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Re: Suggestions for the Pave the Cowpaths Examples

From: Ben Boyle <benjamins.boyle@gmail.com>
Date: Wed, 22 Aug 2007 00:14:57 +1000
Message-ID: <5f37426b0708210714i971a45bpebd0e83c06adaf5a@mail.gmail.com>
To: "Julian Reschke" <julian.reschke@gmx.de>
Cc: "Geoffrey Sneddon" <foolistbar@googlemail.com>, public-html@w3.org

Isn't it more about: people use it widely, perhaps not totally
understanding it. There's no harm in allowing it in HTML 5 (including
the HTML serialisation) so let's do so. We're not forcing that syntax
to be used (you can still use <br> in HTML), we're just explicitly
allowing it rather than considering it a validation/conformance issue.

Correct me if I'm misunderstanding the <br /> example.



On 8/21/07, Julian Reschke <julian.reschke@gmx.de> wrote:
>
> Geoffrey Sneddon wrote:
> >
> > On 20 Aug 2007, at 19:45, Julian Reschke wrote:
> >
> >>
> >> Lachlan Hunt wrote:
> >>> ...
> >>> Many authors have adopted the XHTML syntax for empty elements and the
> >>> practice of including the trailing slash is now quite common.  In
> >>> order to assist with the transition from XHTML 1.0 to HTML5 in the
> >>> future, the trailing slash has been permitted because it is harmless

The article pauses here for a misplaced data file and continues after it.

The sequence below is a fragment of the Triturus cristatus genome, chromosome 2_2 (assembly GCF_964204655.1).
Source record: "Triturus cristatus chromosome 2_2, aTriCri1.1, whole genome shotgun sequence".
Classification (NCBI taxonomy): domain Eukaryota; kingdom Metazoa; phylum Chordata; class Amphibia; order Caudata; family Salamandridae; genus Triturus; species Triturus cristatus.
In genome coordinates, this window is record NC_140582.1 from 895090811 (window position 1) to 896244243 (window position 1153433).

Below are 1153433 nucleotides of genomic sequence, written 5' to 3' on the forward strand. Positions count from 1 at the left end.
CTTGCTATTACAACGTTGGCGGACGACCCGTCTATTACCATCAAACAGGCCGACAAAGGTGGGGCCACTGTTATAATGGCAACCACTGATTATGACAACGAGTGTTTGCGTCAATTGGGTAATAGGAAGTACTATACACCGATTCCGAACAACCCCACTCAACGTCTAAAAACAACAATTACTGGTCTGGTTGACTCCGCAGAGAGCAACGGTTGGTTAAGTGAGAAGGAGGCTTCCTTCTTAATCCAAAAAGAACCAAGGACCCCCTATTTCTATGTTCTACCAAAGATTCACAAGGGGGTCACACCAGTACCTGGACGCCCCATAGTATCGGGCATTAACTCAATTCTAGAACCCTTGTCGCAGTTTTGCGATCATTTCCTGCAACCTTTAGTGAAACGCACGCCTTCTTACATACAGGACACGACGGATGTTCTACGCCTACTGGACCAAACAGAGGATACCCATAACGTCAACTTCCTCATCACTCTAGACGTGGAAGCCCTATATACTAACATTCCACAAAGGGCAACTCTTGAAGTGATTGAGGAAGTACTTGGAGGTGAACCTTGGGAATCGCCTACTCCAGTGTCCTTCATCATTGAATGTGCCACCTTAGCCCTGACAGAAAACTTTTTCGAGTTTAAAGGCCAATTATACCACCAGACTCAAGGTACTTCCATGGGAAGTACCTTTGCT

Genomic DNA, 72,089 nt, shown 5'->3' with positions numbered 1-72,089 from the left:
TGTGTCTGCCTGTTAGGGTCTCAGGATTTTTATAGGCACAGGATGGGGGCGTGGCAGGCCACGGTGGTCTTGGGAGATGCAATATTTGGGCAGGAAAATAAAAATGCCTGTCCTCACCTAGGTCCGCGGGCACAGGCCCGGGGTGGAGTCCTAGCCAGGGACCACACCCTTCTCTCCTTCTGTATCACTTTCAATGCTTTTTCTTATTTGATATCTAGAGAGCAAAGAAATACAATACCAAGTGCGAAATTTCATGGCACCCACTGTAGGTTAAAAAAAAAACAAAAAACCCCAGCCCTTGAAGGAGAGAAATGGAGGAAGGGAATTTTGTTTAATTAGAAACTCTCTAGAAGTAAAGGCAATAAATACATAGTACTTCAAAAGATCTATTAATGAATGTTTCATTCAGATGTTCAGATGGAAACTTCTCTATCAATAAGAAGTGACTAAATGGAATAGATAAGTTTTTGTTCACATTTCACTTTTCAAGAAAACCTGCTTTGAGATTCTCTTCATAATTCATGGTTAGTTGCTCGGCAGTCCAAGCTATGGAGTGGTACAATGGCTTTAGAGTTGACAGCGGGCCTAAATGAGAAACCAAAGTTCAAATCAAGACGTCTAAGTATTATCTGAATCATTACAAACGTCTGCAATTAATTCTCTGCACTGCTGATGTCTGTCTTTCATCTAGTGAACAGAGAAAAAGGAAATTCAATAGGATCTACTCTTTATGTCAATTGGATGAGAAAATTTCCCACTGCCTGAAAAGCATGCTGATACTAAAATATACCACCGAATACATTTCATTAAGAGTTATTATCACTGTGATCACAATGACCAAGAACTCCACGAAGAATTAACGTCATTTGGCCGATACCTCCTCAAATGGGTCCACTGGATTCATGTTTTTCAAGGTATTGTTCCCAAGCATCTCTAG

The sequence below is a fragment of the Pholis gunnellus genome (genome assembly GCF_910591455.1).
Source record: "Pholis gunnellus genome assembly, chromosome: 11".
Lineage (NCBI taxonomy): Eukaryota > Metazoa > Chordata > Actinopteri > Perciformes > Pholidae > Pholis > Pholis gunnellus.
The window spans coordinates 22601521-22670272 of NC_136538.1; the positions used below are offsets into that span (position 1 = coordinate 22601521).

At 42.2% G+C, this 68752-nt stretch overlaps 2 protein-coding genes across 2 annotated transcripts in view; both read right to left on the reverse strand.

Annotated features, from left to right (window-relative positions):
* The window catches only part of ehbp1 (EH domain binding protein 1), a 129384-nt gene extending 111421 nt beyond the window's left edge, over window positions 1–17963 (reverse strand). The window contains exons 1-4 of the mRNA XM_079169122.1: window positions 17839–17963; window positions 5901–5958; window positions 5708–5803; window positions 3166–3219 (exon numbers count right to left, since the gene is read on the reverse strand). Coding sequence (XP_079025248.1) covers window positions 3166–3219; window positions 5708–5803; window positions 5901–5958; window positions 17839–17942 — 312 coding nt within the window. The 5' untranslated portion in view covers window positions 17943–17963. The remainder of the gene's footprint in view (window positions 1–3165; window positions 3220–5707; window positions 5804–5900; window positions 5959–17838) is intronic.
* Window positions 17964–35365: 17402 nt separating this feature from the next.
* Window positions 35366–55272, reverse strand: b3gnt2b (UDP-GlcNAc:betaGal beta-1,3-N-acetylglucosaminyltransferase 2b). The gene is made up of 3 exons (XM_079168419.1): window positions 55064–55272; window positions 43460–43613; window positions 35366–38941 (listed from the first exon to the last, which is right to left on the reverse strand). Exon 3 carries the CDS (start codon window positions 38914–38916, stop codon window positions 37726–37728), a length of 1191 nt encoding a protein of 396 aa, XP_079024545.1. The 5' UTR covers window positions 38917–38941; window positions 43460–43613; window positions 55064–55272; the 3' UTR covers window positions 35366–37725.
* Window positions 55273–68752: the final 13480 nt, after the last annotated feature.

> >>> and forbidding it would require many authors to make many changes
> >>> that have no practical benefit.
> >>> ...
> >>
> >> Why would anybody who is using XHTML 1.0 right now (served as XML!),
> >> want to transition to HTML5 in the future, instead of XHTML5 (or
> >> whatever it will be called?).
> >
> > Many people serve XHTML 1.0 as text/html, as you are allowed to do.
> > XHTML5 does not allow this. I don't think what those who use XHTML 1.0
> > as application/xhtml+xml do is overly relevant, as they are in the vast
> > minority.
>
> That may all be true, but I think talking about it like that is going to
> cause unneeded confusion.
>
> Best regards, Julian
>
>
Received on Tuesday, 21 August 2007 14:15:18 UTC

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